"Combining face-to-face work and teleworking is the best way to make the most of the benefits of remote working"

Carlos Gutiérrez Calderón is the Head of Youth and New Working Realities in Comisiones Obreras (CCOO, Spain). He participated in the negotiation table with the Spanish Government and the Spanish employers to draw up the recently approved regulation on teleworking in the country.

The Covid-19 pandemic has changed the way journalists work. What are the opportunities and dangers of teleworking?

Teleworking presents many opportunities for workers. However, we believe that combining face-to-face work and teleworking is the best way to make the most of the benefits of remote working, as it has benefits for all parties. For the worker, for example, this means saving all of the unpaid time spent going to the workplace - which can be a lot. We avoid stress, anxiety, traffic, etc. Furthermore, telework can promote private and personal life balance if accompanied by other measures. There are also benefits for companies. Studies show that with a mixed model of teleworking and face-to-face work, we achieve more productivity. On the other hand, the number of work accidents is reduced.

I would even say that this model is good for the society as a whole because it reduces the impact on the environment and can help to solve the problem of increasingly deserted areas of Spain, because it allows teleworking outside the big cities.

However, there are also risks. Permanent teleworking can make you feel uprooted and increase social isolation, which is dangerous for mental health. There are also companies that have come out in favor of both types of work because teleworking alone can hamper innovation processes that are based on cooperation between workers.

Another risk is that teleworking becomes a means of obscuring the working relationship. In sectors where there are a lot of freelancers and false freelancers, such as the media, teleworking can increase their numbers. It is necessary to articulate systematic and comprehensive mechanisms and tools for all sectors that help fight against job insecurity and vulnerability. The forces that are pushing towards more false independents are very powerful and must be fought together.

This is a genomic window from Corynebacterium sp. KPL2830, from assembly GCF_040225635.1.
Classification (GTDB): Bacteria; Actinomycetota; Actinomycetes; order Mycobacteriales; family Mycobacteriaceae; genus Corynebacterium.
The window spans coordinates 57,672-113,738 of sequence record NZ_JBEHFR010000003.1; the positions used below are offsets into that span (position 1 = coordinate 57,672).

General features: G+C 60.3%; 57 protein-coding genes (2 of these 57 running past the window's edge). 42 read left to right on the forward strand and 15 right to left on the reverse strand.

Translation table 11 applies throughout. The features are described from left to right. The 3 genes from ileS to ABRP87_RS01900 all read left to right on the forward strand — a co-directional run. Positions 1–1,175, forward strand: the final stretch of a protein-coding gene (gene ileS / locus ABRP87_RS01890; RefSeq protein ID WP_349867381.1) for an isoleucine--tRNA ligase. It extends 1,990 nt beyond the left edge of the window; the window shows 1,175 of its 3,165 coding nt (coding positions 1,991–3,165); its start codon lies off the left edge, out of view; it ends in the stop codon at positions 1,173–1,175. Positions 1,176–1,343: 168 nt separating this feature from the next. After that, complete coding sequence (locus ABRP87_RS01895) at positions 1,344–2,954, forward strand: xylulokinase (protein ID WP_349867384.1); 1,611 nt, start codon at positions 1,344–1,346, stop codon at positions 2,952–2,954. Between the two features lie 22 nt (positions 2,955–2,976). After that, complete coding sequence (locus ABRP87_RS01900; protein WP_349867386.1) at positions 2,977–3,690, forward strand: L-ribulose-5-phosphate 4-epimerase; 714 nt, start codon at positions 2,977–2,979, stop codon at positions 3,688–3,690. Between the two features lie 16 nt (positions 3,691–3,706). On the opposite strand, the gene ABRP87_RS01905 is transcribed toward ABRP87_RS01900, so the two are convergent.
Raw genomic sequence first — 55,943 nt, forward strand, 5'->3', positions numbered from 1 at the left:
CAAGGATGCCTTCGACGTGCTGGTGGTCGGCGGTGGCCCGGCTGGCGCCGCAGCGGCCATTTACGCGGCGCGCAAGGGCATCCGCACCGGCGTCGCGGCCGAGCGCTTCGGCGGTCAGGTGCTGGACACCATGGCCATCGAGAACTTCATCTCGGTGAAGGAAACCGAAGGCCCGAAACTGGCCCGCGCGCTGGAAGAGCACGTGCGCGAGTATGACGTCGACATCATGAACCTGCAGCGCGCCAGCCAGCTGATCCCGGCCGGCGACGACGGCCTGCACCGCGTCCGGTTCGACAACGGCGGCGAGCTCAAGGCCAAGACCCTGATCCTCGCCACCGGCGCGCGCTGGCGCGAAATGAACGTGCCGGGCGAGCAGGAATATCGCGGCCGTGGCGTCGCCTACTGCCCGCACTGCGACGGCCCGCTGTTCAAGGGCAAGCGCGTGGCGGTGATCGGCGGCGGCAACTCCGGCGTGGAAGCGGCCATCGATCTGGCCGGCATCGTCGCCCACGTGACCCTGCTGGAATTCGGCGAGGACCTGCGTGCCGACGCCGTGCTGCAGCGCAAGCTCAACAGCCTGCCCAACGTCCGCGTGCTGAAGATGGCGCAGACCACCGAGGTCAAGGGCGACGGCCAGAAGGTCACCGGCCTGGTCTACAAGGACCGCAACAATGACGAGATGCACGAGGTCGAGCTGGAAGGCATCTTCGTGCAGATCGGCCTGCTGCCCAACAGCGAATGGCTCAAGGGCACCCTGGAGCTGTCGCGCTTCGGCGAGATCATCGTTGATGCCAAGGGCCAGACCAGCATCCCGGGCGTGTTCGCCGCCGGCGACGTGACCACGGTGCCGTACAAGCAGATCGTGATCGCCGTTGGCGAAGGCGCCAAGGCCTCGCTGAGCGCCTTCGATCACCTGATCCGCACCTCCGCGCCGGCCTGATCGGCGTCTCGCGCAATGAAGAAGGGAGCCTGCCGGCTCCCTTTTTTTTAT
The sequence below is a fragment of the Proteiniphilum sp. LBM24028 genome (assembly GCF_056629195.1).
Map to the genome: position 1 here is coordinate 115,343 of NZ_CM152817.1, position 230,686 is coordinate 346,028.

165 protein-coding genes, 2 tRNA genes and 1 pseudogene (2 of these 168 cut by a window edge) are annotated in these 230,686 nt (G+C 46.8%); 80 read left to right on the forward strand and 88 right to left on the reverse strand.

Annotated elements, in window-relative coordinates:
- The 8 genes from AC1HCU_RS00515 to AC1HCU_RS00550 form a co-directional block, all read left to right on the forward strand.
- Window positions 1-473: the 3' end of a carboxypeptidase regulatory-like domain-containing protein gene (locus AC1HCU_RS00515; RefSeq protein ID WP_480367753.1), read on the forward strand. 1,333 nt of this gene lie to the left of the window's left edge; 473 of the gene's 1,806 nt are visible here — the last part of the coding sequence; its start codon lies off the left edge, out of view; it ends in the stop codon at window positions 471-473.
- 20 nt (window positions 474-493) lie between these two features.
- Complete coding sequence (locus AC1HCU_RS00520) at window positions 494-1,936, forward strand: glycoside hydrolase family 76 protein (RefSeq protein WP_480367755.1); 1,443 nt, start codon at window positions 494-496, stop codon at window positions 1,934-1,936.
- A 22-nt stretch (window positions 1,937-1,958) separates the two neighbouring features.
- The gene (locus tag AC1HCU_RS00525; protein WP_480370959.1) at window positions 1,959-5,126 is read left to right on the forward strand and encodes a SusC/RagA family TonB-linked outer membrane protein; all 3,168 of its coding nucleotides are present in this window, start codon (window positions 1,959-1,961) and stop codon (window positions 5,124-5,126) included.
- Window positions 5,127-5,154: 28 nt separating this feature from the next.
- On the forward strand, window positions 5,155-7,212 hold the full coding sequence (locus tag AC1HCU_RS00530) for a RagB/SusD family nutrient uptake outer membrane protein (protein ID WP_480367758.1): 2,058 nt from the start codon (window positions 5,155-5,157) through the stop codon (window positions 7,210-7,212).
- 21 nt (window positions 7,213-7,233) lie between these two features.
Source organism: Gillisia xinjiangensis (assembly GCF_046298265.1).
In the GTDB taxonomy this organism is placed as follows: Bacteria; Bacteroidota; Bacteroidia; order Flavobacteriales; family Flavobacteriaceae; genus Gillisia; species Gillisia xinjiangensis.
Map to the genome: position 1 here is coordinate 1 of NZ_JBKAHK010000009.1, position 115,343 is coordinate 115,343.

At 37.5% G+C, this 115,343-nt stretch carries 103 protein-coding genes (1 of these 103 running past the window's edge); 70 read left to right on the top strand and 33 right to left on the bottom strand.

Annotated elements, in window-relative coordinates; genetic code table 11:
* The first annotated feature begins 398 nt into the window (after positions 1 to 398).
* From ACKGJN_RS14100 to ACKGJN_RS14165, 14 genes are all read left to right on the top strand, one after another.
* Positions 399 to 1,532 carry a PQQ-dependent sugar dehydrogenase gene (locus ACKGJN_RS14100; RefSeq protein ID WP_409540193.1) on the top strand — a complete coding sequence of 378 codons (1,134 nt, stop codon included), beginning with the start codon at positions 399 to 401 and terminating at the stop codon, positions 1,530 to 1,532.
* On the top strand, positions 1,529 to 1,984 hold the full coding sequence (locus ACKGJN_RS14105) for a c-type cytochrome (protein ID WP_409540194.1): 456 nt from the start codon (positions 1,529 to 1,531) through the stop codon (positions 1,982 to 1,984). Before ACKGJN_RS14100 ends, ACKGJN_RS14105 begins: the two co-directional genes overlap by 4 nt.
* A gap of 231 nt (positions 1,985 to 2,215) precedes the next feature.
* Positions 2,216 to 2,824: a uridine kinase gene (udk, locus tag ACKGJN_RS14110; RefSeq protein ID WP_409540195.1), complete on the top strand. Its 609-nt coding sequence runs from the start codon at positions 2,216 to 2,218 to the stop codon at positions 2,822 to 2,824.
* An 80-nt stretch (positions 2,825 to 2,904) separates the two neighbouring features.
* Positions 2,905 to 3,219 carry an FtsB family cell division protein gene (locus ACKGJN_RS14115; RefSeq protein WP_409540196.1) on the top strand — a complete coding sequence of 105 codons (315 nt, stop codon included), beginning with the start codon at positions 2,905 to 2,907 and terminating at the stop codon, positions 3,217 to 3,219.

Finally, at the trade union level, there is the challenge of organizing dispersed workers. All of these risks and threats have been discussed at the negotiating table and have been included in the agreement.

In many cases, the shift from physical newsrooms to teleworking has occurred in environments where this form of working lacked regulation. Why is it important to develop clear legal frameworks on teleworking and guarantees regarding rights?

We already had experience of collective bargaining for telework. We give a very important role to collective bargaining to transform general regulations into specific situations. That is why we believe it was appropriate to move from improvised teleworking during the pandemic to teleworking that guarantees workers' rights.

As a trade union, what elements do you consider to be crucial when it comes to legislating on telework?

We are working on a regulation that includes four basic principles. First, volunteering: teleworking must be voluntary for both workers and companies.

Secondly, the exercise of reversibility: a person who decides to telework for a certain time must be able to return to work in person.

The third principle is non-discrimination, that is to say that no distinction should be made between face-to-face workers and teleworkers. The employer must provide work equipment and cover the expenses that the worker incurs when working from home. Teleworking cannot be a way for companies to shirk their responsibilities. Another fundamental element is the right to disconnect since workers are faced with marathon working days. The right to digital disconnection must be guaranteed.

Finally, we see it as a good practice that teleworking is complementary to face-to-face work, that is to say that the two are combined. Permanent remote work involves risks and threats, such as being uprooted or isolated.

What cybersecurity issues can arise when working from home? How can they be resolved?

Cybersecurity protocols must be established because the company is responsible for this problem. Protocols should include employee participation. There's a lot to work on in this regard, although there are already protocols on how to use company hardware and software to ensure cybersecurity.

Another problem concerns sick leave and accidents at work: any accident at home, that is to say at the current workplace, is an accident at work.

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